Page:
A few reviews and previews have already called Chaos Theory the best-looking Xbox game yet. I don’t know about that; I have not actually played every Xbox game, so I don’t want to unfairly generalize. That said, it does look great. The shadow and light effects take center stage, obviously, and there are moments of near-photorealism scattered throughout the game. It’s not quite perfect, and is marred slightly by how easy it is to position the camera inside Sam’s head, but I’m nitpicking. I do that. Sorry.

In Chaos Theory’s singleplayer mode, you’ll be – get this – going on a series of missions to unravel the secrets behind an international conspiracy. Fisher’s mission will take him to an ancient colonial fortress in Peru, a high-security bank vault in Panama City, the streets of New York, and several locations throughout Asia, among other places, as you try to figure out what the abduction of an American computer programmer has to do with a bunch of South American revolutionaries and the Japanese Self-Defense Force.

The gameplay is the trademark Splinter Cell stealth action, with a new layer of refinements and improvements. Chaos Theory’s levels feature a more open-ended design than previous games’ did, allowing you to use a variety of routes and tactics to reach your goal.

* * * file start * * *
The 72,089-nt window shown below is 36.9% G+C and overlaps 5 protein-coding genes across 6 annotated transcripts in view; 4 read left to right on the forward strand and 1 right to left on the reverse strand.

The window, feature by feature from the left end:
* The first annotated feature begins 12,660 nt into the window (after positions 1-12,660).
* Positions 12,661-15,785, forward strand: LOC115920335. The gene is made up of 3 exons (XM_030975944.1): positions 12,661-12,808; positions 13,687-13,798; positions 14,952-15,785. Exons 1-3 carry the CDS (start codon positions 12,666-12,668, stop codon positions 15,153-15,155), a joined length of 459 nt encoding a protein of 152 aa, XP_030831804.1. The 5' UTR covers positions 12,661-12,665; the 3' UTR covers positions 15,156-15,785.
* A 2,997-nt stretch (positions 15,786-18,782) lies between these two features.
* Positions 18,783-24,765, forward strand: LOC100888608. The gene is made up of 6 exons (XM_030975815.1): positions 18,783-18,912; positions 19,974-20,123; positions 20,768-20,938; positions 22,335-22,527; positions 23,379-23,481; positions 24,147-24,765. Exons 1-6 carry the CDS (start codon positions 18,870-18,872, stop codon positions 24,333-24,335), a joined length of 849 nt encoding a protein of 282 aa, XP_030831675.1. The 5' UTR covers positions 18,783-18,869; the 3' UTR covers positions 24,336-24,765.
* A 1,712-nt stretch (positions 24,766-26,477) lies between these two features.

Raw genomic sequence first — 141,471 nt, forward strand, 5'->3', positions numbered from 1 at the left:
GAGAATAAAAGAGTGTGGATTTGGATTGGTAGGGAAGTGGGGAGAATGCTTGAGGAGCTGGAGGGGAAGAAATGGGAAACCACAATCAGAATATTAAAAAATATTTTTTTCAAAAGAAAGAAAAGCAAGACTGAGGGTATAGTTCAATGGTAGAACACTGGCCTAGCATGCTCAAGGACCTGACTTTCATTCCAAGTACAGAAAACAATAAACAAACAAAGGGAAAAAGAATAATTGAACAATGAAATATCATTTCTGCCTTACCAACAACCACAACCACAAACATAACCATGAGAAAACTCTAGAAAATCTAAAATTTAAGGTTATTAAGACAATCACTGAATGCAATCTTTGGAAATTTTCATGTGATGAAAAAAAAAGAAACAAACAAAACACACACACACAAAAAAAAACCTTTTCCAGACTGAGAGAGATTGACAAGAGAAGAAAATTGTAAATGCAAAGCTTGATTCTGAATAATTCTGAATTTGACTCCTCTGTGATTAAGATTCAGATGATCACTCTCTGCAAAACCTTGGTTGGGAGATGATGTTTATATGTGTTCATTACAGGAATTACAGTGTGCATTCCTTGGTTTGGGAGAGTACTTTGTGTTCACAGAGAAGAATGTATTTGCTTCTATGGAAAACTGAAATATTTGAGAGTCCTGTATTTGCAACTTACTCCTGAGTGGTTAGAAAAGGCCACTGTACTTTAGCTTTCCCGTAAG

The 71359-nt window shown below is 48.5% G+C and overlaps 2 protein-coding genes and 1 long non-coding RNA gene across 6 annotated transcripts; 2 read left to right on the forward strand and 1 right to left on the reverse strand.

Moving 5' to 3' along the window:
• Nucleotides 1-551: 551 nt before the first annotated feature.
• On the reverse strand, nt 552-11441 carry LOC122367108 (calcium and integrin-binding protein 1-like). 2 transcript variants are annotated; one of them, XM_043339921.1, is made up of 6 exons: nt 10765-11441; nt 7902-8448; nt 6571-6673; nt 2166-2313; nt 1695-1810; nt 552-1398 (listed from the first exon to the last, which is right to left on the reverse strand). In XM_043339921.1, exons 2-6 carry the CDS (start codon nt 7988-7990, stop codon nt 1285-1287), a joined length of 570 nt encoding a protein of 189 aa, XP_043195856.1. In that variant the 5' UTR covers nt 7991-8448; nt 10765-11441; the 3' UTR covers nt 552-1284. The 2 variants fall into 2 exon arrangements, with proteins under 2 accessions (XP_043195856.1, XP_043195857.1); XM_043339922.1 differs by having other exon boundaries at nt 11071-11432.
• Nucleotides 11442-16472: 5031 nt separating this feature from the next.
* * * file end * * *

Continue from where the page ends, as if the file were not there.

I’ll give you an example. You start one level on a crowded city street during a blackout. To get to where you’re going, you’ll need to evade a bunch of jumpy cops and National Guardsmen, who don’t know who you are and will understandably start shooting if they notice a heavily armed commando in their midst. (Part of Splinter Cell’s attention to realism is its depiction of the New York police. They will empty five clips in you if they so much as think you’re there.)

You can opt for a more traditional approach here, slipping from shadow to shadow and watching the police’s movements. There are a lot of random objects lying around in most of the levels, perfect for throwing. You can also climb up a handy fire escape and shimmy along one of the buildings’ cornerstone, completely avoiding most of the cops. It removes a lot of the painful trial-and-error process from singleplayer mode.